Using a non-toxic mix of special mumbo-jumbo crystals and the sun — we had fun among the bees.





[happy tourist] beijing the second time

Almost 12 years to the day, Hubs and I honeymooned in Beijing. This week we went back for more. Of course this time we had a few tag-a-longs.

In 2000, Beijing was a highly populated city (12.8M +/-), even more so now (20M +/-). And we could feel the population difference at every attraction. So. Many. People. Sight-seeing quickly became more about getting through the hoards (and I do mean hoards), and less about discovery and reflection. Not to mention that we actually had a “if you get lost” plan in place for the girls – because, you know, there are So. Many. People.

Part of Project Chinese History/Culture,  included going against every traveling instinct that Hubs has – and hire a guide. Turned out to be a solid plan. Frank, our guide, was/is well informed about the city and its history. He filled us in on Chinese symbolism, customs and more. We heart Frank.

Here’s a look at thousands of years of history, covered in four days in Beijing.


An art district called 798, this was a great place to walk around, see some art, finds some crafts, and enjoy a variety of foods.


The Great Wall of China
makes for a great workout with its multitude of steep steps and slopes.


About 150,000 tourists visit The Forbidden City each day. That’s about 1/4 the number of people that the ceremonial courtyard was built to host.


We enjoyed a very nice lunch at a traditional Chinese themed restaurant. It was a beautiful place that created an authentic dining experience. The iPad menus and Coke cans were the only clues that we weren’t in the Ming dynasty.


Manmade mountains surround this manmade lake which makes up the Summer Palace, used only a few days out the year by the emperors.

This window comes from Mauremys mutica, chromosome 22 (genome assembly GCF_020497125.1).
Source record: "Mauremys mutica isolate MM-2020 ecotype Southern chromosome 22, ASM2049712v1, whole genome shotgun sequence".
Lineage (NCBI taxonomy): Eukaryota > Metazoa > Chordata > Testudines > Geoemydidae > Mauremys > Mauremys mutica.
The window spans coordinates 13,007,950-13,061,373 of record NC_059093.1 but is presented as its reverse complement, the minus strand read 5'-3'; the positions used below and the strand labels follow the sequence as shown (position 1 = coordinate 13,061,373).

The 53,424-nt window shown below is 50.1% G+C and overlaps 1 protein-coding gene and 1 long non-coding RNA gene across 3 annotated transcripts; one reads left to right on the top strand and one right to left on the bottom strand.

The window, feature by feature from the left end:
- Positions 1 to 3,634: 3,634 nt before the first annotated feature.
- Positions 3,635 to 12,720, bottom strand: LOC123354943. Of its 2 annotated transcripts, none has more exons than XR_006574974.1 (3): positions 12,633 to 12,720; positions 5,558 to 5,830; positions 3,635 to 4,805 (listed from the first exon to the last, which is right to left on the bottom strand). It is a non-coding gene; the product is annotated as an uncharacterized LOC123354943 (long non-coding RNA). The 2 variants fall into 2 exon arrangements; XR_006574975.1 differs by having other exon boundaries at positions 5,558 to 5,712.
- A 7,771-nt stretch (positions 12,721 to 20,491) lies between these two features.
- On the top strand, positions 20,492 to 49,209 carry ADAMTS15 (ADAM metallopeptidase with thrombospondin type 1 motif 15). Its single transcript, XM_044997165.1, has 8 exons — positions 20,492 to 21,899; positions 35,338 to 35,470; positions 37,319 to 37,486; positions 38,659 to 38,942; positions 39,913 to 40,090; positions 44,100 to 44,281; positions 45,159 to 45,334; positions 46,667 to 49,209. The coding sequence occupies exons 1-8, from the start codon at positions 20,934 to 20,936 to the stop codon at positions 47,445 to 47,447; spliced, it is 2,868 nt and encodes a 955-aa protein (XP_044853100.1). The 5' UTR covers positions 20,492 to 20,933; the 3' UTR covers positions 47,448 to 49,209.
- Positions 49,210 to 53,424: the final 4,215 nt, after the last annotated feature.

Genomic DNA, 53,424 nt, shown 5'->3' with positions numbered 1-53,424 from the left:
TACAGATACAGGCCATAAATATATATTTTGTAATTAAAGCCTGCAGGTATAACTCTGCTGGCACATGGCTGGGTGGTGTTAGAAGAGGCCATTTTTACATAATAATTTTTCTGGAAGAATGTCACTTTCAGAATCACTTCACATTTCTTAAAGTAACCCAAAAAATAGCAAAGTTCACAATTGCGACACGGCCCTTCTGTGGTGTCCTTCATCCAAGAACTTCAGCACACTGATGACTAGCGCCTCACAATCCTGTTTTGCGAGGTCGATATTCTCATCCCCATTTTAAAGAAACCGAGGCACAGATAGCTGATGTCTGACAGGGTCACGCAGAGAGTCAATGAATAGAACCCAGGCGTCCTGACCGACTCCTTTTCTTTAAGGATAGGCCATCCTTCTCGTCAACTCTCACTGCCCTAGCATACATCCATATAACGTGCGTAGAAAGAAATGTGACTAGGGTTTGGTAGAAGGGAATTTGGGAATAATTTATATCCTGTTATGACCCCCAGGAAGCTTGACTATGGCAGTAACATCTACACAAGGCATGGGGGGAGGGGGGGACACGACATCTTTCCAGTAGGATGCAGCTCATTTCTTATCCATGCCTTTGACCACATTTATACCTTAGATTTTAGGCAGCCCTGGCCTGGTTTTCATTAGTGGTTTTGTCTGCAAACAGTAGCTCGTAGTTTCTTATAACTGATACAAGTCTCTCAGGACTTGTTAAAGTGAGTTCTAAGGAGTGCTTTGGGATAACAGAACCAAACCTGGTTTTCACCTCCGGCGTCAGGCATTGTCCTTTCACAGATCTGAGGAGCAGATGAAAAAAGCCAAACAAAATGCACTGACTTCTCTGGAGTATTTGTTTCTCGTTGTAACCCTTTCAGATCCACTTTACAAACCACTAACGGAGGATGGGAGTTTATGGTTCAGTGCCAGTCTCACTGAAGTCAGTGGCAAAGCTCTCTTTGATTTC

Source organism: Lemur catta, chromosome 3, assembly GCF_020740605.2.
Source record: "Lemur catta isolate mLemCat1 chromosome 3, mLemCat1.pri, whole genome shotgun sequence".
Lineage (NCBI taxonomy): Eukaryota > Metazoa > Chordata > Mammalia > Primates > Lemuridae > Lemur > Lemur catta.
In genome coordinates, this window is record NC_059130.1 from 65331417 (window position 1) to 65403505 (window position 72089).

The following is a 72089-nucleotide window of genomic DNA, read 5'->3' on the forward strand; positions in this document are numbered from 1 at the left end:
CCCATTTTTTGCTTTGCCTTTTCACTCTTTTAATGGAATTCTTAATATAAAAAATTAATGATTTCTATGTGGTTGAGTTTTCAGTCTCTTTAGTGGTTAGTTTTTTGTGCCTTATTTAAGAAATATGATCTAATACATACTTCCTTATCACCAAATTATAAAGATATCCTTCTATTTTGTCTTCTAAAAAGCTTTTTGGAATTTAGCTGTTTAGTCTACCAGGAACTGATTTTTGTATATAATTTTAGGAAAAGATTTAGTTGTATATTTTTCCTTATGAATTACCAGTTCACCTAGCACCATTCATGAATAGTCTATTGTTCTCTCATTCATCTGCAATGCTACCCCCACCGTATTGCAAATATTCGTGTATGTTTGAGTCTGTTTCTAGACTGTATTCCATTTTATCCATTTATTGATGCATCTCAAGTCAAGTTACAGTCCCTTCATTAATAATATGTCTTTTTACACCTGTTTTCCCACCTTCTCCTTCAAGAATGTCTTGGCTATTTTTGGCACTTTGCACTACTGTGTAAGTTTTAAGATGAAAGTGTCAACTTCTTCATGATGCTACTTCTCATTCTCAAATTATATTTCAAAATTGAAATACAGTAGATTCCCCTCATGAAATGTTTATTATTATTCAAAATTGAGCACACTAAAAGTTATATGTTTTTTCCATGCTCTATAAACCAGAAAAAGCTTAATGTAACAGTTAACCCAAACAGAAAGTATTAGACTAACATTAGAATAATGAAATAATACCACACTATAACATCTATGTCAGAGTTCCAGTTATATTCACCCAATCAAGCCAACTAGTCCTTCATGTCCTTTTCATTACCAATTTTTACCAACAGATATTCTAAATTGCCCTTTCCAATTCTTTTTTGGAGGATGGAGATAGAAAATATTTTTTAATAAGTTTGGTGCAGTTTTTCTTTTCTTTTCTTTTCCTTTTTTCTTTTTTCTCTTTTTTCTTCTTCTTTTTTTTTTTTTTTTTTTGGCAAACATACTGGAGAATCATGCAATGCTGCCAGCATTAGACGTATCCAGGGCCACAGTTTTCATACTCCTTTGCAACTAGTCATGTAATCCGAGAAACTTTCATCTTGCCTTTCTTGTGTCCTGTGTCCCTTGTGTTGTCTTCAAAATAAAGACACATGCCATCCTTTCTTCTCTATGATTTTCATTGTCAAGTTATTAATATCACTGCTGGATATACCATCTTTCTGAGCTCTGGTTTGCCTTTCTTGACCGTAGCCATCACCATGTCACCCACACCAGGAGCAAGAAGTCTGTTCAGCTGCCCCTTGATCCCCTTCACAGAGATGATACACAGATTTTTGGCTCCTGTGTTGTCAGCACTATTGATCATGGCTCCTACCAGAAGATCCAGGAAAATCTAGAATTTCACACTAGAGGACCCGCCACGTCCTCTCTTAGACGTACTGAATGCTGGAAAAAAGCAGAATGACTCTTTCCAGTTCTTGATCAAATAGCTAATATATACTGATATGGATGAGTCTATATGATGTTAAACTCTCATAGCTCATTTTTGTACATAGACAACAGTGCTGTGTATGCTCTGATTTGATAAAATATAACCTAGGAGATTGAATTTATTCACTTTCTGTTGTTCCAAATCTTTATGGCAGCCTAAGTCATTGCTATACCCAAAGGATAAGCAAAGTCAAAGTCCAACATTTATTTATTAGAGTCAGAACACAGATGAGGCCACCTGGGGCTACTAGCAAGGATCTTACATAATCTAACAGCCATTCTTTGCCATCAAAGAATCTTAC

Before going to the airport, we went back to the hutong neighborhood that Hubby and I had visited twelve years ago. Although it’s still a genuine look into how the Chinese have lived for hundreds of years, it was certainly a less quiet and intimate peek into the past.


Just a little more.

[barcelona] day 4 highlights

Last day scramble to create fond family/Barcelona memories.

…and try to do something the girls will like as well.

First. So Goudi it is, but this time his foray into landscaping at Parc Guell.

Atop a hill, from Parc Guell you can see most of Barcelona including the occasional steeple or monument top. But this park is more than just a great view, it’s another amazing vision transformed to reality. If Goudi had a Facebook page, I’d be friends with him.

Second. Promise not to laugh. Artesian donuts. These were the best – hands down – I’ve ever had. And I’ve known a few donuts in my day.

Third. So we hired the Russian, Spanish speaking sitter again. And with the girls happily chillin’ at the apartment, Hubs and I were off again. La Manual Alpargatera has been making espadrilles for a super long time. And we missed it by four minutes – curse you siesta! These photos are from “the net.” I didn’t notice many Spaniards wearing espadrilles around Barcelona.

Third-and-a-half. So after missing the espadrille store, Hubs and I walked and walked. Enjoyed lobster paella and sangria, and then walked some more. And, like so many great finds, down a quiet side street, we found a great design book store, serving cold brews.

[barcelona] day 3 highlights

We are traveling with kids after all.

Our rented apartment is in the perfect neighborhood (more later). We’re a healthy walk to the beaches, one block away from a ginormous park and zoo, just around the corner from a public swimming pool, and steps away from a slightly gritty, but very cool/hip shopping and dining area. And the apartment has a washer! This day was mostly about the zoo.

First. Parc de la Ciutadella makes for a nice walk (or jog) in the mornings. Dirt paths, orange trees and plenty of old buildings makes it interesting. During siesta, there are people chillin’ everywhere. It is also home to the Zoo de Barcelona. The zip-line in the zoo’s park was by far the girl’s fav.


Second. Walking around Barcelona (and we’ve done a lot of that) you begin to appreciate the city’s support of biking and recycling. You can rent bikes all over the city, the easiest are from biking stations where you pick up a bike at one location, and return it at another.

It seems that everyone here is really into recycling. We’ve seen so many people taking care to sort their garbage into the proper bins. I wish it were this easy in Hong Kong and the States.

Third. To end the night, Hubs and I hired a sitter. A nice Russian girl. Who only speaks Russian (of course), and Spanish. We used Google Translator. So did we go clubbing on our free night? Long, leisurely dinner with a bottle of wine between us? No. We went to a local movie theater to see Moonrise Kingdom. Hubby fell asleep.